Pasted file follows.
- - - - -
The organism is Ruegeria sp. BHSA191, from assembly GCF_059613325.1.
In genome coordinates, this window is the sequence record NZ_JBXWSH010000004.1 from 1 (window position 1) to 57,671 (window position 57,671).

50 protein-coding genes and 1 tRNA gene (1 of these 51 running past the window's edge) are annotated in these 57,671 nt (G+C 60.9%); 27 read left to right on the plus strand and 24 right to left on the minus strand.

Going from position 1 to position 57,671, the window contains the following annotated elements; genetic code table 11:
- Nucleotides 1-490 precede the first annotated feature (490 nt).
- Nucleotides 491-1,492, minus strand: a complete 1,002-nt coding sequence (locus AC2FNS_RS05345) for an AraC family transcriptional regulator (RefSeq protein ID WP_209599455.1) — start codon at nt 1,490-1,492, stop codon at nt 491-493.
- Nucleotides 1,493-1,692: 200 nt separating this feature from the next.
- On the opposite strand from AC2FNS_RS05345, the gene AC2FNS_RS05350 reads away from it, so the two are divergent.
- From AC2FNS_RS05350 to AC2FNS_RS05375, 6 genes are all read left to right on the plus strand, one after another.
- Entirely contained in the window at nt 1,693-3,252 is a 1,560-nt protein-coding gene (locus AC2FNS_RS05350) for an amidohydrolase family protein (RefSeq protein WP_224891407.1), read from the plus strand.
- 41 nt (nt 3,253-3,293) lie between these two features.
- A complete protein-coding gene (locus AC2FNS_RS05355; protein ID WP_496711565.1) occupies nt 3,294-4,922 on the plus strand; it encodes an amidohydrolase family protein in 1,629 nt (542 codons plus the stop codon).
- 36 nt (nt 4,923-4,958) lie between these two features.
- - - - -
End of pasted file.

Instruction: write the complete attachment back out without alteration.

The organism is Ruegeria sp. BHSA191, from assembly GCF_059613325.1.
In genome coordinates, this window is the sequence record NZ_JBXWSH010000004.1 from 1 (window position 1) to 57,671 (window position 57,671).

50 protein-coding genes and 1 tRNA gene (1 of these 51 running past the window's edge) are annotated in these 57,671 nt (G+C 60.9%); 27 read left to right on the plus strand and 24 right to left on the minus strand.

Going from position 1 to position 57,671, the window contains the following annotated elements; genetic code table 11:
- Nucleotides 1-490 precede the first annotated feature (490 nt).
- Nucleotides 491-1,492, minus strand: a complete 1,002-nt coding sequence (locus AC2FNS_RS05345) for an AraC family transcriptional regulator (RefSeq protein ID WP_209599455.1) — start codon at nt 1,490-1,492, stop codon at nt 491-493.
- Nucleotides 1,493-1,692: 200 nt separating this feature from the next.
- On the opposite strand from AC2FNS_RS05345, the gene AC2FNS_RS05350 reads away from it, so the two are divergent.
- From AC2FNS_RS05350 to AC2FNS_RS05375, 6 genes are all read left to right on the plus strand, one after another.
- Entirely contained in the window at nt 1,693-3,252 is a 1,560-nt protein-coding gene (locus AC2FNS_RS05350) for an amidohydrolase family protein (RefSeq protein WP_224891407.1), read from the plus strand.
- 41 nt (nt 3,253-3,293) lie between these two features.
- A complete protein-coding gene (locus AC2FNS_RS05355; protein ID WP_496711565.1) occupies nt 3,294-4,922 on the plus strand; it encodes an amidohydrolase family protein in 1,629 nt (542 codons plus the stop codon).
- 36 nt (nt 4,923-4,958) lie between these two features.